There are interesting examples from developed countries too. In New South Wales in Australia, the banks specify the building standards needed to enable someone to obtain a mortgage. In Florida, insurers have assisted with the enforcement of building codes and the training of inspectors (Crichton, 2001a). In Scotland, insurers specify what levels of flood hazard are acceptable to insurers, and local planners now ensure that they do not allow new homes in areas where the hazard is higher than the "insurance template" unless effective flood control measures are introduced (Crichton, 1999b).

  Such moves are possible because of a partnership between insurers and government (or local government). For example, the insurance template, which operates so successfully in Scotland, does not apply in England, where the partnership is less strong, and houses are increasingly being built in flood hazard areas, against the advice of the Environment Agency[5].

  Therefore the first stage of working with the insurance industry is to build up a dialogue and trust between donors, receiving governments, the relief agencies on the one hand and insurers and reinsurers on the other hand. This can hopefully lead to partnership solutions, and the Commonwealth Disaster Management Agency is a good start.

3.5  "DFID's policies, strategies and programmes on environmental sustainability and especially global climate change"

  DFID should adopt the principle of "Contraction and Convergence" as set out by the Global Commons Institute. This seems to be the "only game in town" at the moment to which all countries are likely to be able to agree. It is a UK initiative which has been welcomed by developing nations around the world, as well as by the EC and Rt Hon. Michael Meacher MP.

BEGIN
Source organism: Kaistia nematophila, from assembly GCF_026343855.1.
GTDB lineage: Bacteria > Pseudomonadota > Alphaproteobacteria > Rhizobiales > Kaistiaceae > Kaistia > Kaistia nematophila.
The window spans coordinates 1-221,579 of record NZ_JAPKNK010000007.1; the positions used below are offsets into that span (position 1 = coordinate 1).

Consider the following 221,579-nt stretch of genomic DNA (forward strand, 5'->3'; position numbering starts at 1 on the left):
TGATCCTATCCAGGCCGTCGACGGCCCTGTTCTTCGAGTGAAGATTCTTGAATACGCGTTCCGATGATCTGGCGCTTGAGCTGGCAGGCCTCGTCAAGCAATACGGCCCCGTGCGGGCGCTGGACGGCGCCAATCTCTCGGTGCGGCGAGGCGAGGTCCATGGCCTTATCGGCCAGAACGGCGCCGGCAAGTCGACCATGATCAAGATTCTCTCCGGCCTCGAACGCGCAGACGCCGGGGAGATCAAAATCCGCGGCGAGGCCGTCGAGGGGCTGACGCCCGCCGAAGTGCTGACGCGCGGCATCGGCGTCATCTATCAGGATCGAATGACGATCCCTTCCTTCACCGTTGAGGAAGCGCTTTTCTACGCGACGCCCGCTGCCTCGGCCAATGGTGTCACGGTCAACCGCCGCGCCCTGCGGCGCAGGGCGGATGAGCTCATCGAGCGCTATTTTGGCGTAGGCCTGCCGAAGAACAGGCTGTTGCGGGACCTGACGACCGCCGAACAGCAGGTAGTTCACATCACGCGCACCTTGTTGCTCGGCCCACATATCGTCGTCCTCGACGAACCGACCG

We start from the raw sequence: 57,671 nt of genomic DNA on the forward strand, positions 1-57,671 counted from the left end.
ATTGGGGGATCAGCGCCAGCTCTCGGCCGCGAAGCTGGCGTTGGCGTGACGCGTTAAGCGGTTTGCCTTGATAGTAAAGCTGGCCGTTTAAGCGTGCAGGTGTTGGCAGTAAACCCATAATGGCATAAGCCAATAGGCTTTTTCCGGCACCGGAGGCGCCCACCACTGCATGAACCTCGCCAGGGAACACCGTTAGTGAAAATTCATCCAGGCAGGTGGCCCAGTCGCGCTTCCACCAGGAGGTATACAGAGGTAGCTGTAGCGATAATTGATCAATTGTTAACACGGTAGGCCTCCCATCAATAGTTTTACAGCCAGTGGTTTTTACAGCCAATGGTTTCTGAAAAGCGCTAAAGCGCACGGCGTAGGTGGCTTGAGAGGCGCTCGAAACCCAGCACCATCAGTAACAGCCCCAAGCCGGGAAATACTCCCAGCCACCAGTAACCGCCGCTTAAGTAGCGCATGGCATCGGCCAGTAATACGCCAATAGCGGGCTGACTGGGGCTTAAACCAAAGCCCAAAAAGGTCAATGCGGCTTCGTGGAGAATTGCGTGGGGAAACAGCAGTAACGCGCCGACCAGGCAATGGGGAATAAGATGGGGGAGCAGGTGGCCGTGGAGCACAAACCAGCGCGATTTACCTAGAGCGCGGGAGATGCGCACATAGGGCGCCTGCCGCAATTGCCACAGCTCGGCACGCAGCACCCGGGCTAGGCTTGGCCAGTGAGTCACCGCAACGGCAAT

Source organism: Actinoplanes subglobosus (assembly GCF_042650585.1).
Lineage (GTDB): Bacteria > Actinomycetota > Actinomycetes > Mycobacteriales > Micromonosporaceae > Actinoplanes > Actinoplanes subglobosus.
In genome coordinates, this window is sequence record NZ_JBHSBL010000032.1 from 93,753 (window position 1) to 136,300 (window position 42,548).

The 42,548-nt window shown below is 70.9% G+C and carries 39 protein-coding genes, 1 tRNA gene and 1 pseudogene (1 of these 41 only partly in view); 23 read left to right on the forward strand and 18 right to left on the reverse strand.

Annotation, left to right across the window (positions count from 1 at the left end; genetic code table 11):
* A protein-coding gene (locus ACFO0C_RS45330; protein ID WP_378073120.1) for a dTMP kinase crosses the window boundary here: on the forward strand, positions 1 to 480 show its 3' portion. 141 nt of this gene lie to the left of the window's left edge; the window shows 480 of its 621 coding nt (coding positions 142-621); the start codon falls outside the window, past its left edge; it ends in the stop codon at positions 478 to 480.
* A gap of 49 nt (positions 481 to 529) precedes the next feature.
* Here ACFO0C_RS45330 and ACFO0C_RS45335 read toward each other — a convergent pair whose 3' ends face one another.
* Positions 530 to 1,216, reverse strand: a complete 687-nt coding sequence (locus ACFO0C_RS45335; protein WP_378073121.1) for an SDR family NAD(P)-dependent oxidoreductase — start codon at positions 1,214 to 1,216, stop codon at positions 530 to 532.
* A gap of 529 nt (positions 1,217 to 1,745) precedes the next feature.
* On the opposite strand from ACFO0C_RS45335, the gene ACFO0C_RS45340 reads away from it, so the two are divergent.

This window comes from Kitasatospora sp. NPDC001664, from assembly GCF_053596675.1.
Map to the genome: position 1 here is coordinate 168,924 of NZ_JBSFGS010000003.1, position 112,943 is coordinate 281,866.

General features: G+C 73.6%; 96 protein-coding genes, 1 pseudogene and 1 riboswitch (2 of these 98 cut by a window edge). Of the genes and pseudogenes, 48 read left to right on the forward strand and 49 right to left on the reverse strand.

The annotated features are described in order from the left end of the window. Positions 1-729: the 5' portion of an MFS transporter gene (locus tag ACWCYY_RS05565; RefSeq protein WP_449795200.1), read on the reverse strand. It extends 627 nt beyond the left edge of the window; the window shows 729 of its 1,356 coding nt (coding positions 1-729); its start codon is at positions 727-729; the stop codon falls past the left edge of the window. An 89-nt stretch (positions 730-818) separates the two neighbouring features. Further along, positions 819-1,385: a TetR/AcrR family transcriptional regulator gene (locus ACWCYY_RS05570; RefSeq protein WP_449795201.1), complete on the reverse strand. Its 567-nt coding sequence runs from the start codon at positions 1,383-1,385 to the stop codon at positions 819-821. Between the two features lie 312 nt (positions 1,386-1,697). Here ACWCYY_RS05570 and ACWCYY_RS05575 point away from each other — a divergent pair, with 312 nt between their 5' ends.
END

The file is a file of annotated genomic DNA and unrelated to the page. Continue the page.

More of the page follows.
It is disappointing that the potential importance of the role of insurance is given no prominence in this document. There is no mention of the UNEP Finance Initiative, which was well under way by 2000.

  Annex 2 contains details of a number of international environmental agreements, but the Harare Declaration and Aarhus Convention are conspicuously absent. It seems to the writer that without these or their equivalents, all the other agreements are just pieces of paper.

  If the publication is revised, it should include sections on:

    —  Contraction and Convergence,

    —  the UN International Strategic Disaster Reduction Initiative,

    —  the UK's Advisory Committee on Natural Disaster Reduction[6],

    —  the DFID supported "Livelihoods Initiative"

    —  the work being carried out at The International Institute for Applied Systems Analysis (IIASA), funded by the DTI and the UK insurance industry, to investigate ways to provide cover to developing countries (in press).

  It would have been good to see a section on the increasingly important role of Earth Observation (EO) in helping to protect the environment and in disaster reduction and relief. If an updated version of the publication is produced, one would hope to see mention of important earth observation initiatives such as the EU's "Global Monitoring For Environment And Security" (GMES) programme, "GIFTSS", "NEDIES", the UN "Earthwatch" programme, or the work of the CEOS, especially the "IGOS" initiative. These initiatives are all co-funded by UK Government, one way or another, and the author would be happy to provide more information[7].